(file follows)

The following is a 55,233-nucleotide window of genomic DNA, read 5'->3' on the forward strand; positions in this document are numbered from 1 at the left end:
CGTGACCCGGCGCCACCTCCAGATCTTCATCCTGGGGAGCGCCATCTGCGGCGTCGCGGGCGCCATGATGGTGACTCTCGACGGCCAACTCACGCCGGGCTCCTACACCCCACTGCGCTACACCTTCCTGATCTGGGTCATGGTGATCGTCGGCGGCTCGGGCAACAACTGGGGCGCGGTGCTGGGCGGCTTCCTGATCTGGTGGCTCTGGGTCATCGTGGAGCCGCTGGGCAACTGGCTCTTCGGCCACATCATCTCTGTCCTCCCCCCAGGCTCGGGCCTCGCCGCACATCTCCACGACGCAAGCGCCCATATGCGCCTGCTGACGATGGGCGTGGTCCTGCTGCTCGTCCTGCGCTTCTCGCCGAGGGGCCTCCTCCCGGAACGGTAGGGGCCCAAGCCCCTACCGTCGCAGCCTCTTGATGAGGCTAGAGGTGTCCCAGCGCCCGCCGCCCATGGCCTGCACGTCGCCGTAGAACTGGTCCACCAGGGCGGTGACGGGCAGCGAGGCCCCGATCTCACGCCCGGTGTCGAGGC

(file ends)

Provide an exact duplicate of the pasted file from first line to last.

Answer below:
The following is a 55,233-nucleotide window of genomic DNA, read 5'->3' on the forward strand; positions in this document are numbered from 1 at the left end:
CGTGACCCGGCGCCACCTCCAGATCTTCATCCTGGGGAGCGCCATCTGCGGCGTCGCGGGCGCCATGATGGTGACTCTCGACGGCCAACTCACGCCGGGCTCCTACACCCCACTGCGCTACACCTTCCTGATCTGGGTCATGGTGATCGTCGGCGGCTCGGGCAACAACTGGGGCGCGGTGCTGGGCGGCTTCCTGATCTGGTGGCTCTGGGTCATCGTGGAGCCGCTGGGCAACTGGCTCTTCGGCCACATCATCTCTGTCCTCCCCCCAGGCTCGGGCCTCGCCGCACATCTCCACGACGCAAGCGCCCATATGCGCCTGCTGACGATGGGCGTGGTCCTGCTGCTCGTCCTGCGCTTCTCGCCGAGGGGCCTCCTCCCGGAACGGTAGGGGCCCAAGCCCCTACCGTCGCAGCCTCTTGATGAGGCTAGAGGTGTCCCAGCGCCCGCCGCCCATGGCCTGCACGTCGCCGTAGAACTGGTCCACCAGGGCGGTGACGGGCAGCGAGGCCCCGATCTCACGCCCGGTGTCGAGGC